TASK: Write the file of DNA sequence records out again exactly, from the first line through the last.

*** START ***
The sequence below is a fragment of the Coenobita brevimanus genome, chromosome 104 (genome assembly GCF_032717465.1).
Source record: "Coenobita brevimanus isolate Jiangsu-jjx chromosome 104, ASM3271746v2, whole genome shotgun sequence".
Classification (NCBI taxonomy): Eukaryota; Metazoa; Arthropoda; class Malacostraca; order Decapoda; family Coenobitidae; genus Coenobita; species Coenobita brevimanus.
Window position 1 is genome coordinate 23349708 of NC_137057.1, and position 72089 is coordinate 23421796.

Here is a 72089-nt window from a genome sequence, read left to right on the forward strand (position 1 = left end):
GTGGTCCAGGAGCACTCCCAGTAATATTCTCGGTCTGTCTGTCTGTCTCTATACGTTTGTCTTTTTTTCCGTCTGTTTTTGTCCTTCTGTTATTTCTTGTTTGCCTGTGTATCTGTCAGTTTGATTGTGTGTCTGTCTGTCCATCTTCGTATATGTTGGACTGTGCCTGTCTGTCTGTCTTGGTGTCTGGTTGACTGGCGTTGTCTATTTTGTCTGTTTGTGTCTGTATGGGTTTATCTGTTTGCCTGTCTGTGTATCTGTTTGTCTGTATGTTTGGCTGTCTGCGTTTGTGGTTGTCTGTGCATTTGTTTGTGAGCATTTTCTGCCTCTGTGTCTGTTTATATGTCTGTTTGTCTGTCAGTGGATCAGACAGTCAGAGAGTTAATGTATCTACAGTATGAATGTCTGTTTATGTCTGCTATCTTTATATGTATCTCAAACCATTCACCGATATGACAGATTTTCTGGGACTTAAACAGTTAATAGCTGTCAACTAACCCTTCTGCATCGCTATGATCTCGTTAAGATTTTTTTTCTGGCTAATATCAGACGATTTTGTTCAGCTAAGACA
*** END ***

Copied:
The sequence below is a fragment of the Coenobita brevimanus genome, chromosome 104 (genome assembly GCF_032717465.1).
Source record: "Coenobita brevimanus isolate Jiangsu-jjx chromosome 104, ASM3271746v2, whole genome shotgun sequence".
Classification (NCBI taxonomy): Eukaryota; Metazoa; Arthropoda; class Malacostraca; order Decapoda; family Coenobitidae; genus Coenobita; species Coenobita brevimanus.
Window position 1 is genome coordinate 23349708 of NC_137057.1, and position 72089 is coordinate 23421796.

Here is a 72089-nt window from a genome sequence, read left to right on the forward strand (position 1 = left end):
GTGGTCCAGGAGCACTCCCAGTAATATTCTCGGTCTGTCTGTCTGTCTCTATACGTTTGTCTTTTTTTCCGTCTGTTTTTGTCCTTCTGTTATTTCTTGTTTGCCTGTGTATCTGTCAGTTTGATTGTGTGTCTGTCTGTCCATCTTCGTATATGTTGGACTGTGCCTGTCTGTCTGTCTTGGTGTCTGGTTGACTGGCGTTGTCTATTTTGTCTGTTTGTGTCTGTATGGGTTTATCTGTTTGCCTGTCTGTGTATCTGTTTGTCTGTATGTTTGGCTGTCTGCGTTTGTGGTTGTCTGTGCATTTGTTTGTGAGCATTTTCTGCCTCTGTGTCTGTTTATATGTCTGTTTGTCTGTCAGTGGATCAGACAGTCAGAGAGTTAATGTATCTACAGTATGAATGTCTGTTTATGTCTGCTATCTTTATATGTATCTCAAACCATTCACCGATATGACAGATTTTCTGGGACTTAAACAGTTAATAGCTGTCAACTAACCCTTCTGCATCGCTATGATCTCGTTAAGATTTTTTTTCTGGCTAATATCAGACGATTTTGTTCAGCTAAGACA